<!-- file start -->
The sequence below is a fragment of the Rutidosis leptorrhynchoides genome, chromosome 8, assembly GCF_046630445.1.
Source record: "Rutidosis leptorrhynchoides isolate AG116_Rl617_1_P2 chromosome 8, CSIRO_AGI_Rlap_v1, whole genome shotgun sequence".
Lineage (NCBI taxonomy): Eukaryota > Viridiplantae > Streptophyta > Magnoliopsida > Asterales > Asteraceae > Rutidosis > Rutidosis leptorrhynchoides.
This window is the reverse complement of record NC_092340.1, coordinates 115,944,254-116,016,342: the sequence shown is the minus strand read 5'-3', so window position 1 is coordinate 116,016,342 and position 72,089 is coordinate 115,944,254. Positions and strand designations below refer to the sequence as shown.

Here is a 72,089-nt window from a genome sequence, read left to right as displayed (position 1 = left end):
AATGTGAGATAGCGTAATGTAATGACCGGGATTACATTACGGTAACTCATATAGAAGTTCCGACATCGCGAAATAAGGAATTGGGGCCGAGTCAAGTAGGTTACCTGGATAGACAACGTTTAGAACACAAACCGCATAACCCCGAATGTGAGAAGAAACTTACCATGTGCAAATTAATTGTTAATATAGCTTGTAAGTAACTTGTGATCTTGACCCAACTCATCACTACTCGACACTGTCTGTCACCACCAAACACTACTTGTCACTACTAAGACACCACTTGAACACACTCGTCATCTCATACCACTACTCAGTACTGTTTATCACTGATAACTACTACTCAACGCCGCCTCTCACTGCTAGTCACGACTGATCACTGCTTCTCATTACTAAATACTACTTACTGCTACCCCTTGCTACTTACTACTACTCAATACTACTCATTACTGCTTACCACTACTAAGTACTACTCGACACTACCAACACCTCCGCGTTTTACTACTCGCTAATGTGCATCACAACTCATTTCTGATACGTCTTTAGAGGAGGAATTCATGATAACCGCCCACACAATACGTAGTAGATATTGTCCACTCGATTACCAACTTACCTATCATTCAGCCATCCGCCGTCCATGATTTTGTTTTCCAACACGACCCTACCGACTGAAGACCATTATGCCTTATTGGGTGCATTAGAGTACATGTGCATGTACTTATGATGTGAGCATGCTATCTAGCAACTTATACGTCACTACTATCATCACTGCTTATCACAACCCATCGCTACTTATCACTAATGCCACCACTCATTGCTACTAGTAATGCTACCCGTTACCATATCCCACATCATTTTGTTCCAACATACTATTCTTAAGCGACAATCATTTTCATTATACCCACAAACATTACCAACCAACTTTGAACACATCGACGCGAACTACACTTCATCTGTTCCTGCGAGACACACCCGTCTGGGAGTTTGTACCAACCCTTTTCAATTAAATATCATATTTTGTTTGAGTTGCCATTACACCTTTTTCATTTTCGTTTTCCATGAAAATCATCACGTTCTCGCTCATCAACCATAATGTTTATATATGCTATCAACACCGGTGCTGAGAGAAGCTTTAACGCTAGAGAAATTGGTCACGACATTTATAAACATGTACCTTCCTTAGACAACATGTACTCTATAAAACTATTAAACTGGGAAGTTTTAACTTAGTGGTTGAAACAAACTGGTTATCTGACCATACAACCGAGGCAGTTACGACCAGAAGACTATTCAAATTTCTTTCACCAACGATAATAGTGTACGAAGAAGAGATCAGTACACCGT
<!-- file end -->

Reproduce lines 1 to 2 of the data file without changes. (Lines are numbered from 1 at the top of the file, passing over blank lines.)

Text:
The sequence below is a fragment of the Rutidosis leptorrhynchoides genome, chromosome 8, assembly GCF_046630445.1.
Source record: "Rutidosis leptorrhynchoides isolate AG116_Rl617_1_P2 chromosome 8, CSIRO_AGI_Rlap_v1, whole genome shotgun sequence".